I was listening to the podcast about PowerShell 2.0 that Scott Hanselman did. In that episode, they talked about the possibilities to extend your application to expose functionality for PowerShell.
Now this sounds interesting.
Have any of you done such extensions that exposes functionality in your application?
If so, what kind of functionallity?
To be more precise: I am not interested in hosting PowerShell in my application. I’m more interested in opening up my application with an API-like interface. So a PowerShell Provider seems to be the technology I’m looking for more insight in.
There are multiple ways to leverage PowerShell in a custom application. The beauty of the PowerShell Automation engine is that you don’t have to deal with handling parameters, formatting output, and bunch of other PITA things that you would have to handle yourself. To throw an object down the pipeline in PowerShell, you override the ProcessRecord Method and call WriteObject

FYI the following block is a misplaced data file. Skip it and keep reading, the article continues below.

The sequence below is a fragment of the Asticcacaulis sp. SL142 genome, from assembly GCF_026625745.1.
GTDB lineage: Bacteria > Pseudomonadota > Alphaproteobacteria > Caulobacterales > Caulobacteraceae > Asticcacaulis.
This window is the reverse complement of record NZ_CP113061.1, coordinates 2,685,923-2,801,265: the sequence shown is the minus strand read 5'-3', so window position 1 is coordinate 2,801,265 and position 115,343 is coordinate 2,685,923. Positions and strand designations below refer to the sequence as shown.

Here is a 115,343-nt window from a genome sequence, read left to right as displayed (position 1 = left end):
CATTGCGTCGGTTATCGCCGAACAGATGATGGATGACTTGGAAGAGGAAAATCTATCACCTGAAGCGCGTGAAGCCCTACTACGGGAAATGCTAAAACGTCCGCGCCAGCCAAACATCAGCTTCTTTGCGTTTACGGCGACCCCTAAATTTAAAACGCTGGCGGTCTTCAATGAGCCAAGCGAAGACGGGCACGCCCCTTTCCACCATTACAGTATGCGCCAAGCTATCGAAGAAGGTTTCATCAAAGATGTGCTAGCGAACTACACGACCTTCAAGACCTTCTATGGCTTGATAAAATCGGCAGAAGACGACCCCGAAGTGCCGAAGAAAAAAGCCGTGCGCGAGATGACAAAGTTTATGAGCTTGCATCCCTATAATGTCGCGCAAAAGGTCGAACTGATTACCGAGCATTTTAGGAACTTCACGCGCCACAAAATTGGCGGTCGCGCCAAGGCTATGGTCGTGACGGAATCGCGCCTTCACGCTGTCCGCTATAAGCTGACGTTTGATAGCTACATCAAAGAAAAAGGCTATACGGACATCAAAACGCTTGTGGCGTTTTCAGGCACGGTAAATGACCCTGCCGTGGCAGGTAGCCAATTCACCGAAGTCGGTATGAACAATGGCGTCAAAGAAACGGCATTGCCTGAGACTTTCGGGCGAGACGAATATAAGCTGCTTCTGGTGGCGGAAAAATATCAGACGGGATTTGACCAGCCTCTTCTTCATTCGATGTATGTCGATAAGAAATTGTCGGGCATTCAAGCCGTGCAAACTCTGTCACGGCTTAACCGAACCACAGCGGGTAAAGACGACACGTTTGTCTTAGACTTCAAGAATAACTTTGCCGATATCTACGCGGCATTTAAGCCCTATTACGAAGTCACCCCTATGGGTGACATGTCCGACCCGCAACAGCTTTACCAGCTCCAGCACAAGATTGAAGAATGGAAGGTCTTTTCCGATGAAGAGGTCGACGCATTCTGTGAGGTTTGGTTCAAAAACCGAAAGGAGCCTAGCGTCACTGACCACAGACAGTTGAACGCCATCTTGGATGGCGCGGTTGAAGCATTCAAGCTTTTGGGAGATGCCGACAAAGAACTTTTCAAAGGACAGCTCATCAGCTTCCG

protected override void ProcessRecord()
// Get the current processes
Process processes = Process.GetProcesses();
// Write the processes to the pipeline making them available
// to the next cmdlet. The second parameter of this call tells
// PowerShell to enumerate the array, and send one process at a
// time to the pipeline.
You can write Cmdlets that allow an admin to automate the server side of an application. Cmdlets are always task based units of functionality with verb-noun naming convention. For example, Get-Process, or Restart-Service. Cmdlets do one thing and do it very well. There is all kinds of incredible power that comes with combining cmdlets together.
Also, if your app has some sort of data store, its also possible to write a provider which would allow someone to browse and/or manage the data store using cmds like cd (set-location) and md (new-item). A provider is what the PS team wrote so you can cd into the registry with cd hklm: or the certificate store with cd cert:
You can also host PowerShell itself in your application.
There is some good information on all three of these options on MSDN here
Considering the interest in providers, here are some examples on how to create a PowerShell Provider.
There has been a few discussions about design and using a set of cmdlets or to expose something with a Provider. When you implement a provider, you also get a few cmdlets, such as Get-item, New-item, Get-Location, Set-Location. However, I have found that having some cmdlets for specific tasks in addition to a provider can be very helpful.